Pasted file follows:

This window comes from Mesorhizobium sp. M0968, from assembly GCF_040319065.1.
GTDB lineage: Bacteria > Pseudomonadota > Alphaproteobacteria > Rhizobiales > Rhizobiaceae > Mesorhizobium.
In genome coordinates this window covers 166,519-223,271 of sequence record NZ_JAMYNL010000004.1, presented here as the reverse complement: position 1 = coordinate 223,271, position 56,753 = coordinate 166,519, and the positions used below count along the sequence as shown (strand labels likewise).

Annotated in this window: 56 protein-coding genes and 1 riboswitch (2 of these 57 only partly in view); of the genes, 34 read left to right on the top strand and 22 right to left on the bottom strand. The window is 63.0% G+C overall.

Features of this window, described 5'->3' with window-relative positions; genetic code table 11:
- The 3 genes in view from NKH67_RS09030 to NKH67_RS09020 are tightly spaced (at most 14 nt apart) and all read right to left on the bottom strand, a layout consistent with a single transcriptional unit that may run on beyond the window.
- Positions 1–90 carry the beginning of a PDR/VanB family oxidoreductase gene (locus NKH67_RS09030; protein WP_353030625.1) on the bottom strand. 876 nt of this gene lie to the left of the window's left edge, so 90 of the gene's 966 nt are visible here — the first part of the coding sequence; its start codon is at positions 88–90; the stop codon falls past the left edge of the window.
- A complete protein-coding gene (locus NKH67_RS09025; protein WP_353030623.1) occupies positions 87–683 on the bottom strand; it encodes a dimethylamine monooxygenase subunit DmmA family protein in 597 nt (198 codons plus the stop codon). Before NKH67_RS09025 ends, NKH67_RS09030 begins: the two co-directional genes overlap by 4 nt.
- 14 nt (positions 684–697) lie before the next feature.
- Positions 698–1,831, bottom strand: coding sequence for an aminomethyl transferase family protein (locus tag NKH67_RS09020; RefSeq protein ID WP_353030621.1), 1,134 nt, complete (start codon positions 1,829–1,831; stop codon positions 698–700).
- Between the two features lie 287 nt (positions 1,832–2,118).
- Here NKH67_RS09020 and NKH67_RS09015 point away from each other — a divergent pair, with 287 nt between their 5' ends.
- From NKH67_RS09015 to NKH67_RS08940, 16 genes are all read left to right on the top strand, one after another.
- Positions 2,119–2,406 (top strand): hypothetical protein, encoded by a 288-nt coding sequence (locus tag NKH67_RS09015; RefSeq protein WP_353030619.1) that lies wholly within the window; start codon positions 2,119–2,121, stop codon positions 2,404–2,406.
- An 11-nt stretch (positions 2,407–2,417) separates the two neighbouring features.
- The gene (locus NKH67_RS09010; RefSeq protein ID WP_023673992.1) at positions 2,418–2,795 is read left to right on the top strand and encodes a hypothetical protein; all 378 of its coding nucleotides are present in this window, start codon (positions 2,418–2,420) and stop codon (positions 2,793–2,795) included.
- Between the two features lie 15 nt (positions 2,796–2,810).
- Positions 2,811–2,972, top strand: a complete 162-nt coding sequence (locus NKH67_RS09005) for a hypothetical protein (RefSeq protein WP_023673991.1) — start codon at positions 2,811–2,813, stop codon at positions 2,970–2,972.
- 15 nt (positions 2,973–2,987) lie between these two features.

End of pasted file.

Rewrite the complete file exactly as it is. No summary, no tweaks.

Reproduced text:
This window comes from Mesorhizobium sp. M0968, from assembly GCF_040319065.1.
GTDB lineage: Bacteria > Pseudomonadota > Alphaproteobacteria > Rhizobiales > Rhizobiaceae > Mesorhizobium.
In genome coordinates this window covers 166,519-223,271 of sequence record NZ_JAMYNL010000004.1, presented here as the reverse complement: position 1 = coordinate 223,271, position 56,753 = coordinate 166,519, and the positions used below count along the sequence as shown (strand labels likewise).

Annotated in this window: 56 protein-coding genes and 1 riboswitch (2 of these 57 only partly in view); of the genes, 34 read left to right on the top strand and 22 right to left on the bottom strand. The window is 63.0% G+C overall.

Features of this window, described 5'->3' with window-relative positions; genetic code table 11:
- The 3 genes in view from NKH67_RS09030 to NKH67_RS09020 are tightly spaced (at most 14 nt apart) and all read right to left on the bottom strand, a layout consistent with a single transcriptional unit that may run on beyond the window.
- Positions 1–90 carry the beginning of a PDR/VanB family oxidoreductase gene (locus NKH67_RS09030; protein WP_353030625.1) on the bottom strand. 876 nt of this gene lie to the left of the window's left edge, so 90 of the gene's 966 nt are visible here — the first part of the coding sequence; its start codon is at positions 88–90; the stop codon falls past the left edge of the window.
- A complete protein-coding gene (locus NKH67_RS09025; protein WP_353030623.1) occupies positions 87–683 on the bottom strand; it encodes a dimethylamine monooxygenase subunit DmmA family protein in 597 nt (198 codons plus the stop codon). Before NKH67_RS09025 ends, NKH67_RS09030 begins: the two co-directional genes overlap by 4 nt.
- 14 nt (positions 684–697) lie before the next feature.
- Positions 698–1,831, bottom strand: coding sequence for an aminomethyl transferase family protein (locus tag NKH67_RS09020; RefSeq protein ID WP_353030621.1), 1,134 nt, complete (start codon positions 1,829–1,831; stop codon positions 698–700).
- Between the two features lie 287 nt (positions 1,832–2,118).
- Here NKH67_RS09020 and NKH67_RS09015 point away from each other — a divergent pair, with 287 nt between their 5' ends.
- From NKH67_RS09015 to NKH67_RS08940, 16 genes are all read left to right on the top strand, one after another.
- Positions 2,119–2,406 (top strand): hypothetical protein, encoded by a 288-nt coding sequence (locus tag NKH67_RS09015; RefSeq protein WP_353030619.1) that lies wholly within the window; start codon positions 2,119–2,121, stop codon positions 2,404–2,406.
- An 11-nt stretch (positions 2,407–2,417) separates the two neighbouring features.
- The gene (locus NKH67_RS09010; RefSeq protein ID WP_023673992.1) at positions 2,418–2,795 is read left to right on the top strand and encodes a hypothetical protein; all 378 of its coding nucleotides are present in this window, start codon (positions 2,418–2,420) and stop codon (positions 2,793–2,795) included.
- Between the two features lie 15 nt (positions 2,796–2,810).
- Positions 2,811–2,972, top strand: a complete 162-nt coding sequence (locus NKH67_RS09005) for a hypothetical protein (RefSeq protein WP_023673991.1) — start codon at positions 2,811–2,813, stop codon at positions 2,970–2,972.
- 15 nt (positions 2,973–2,987) lie between these two features.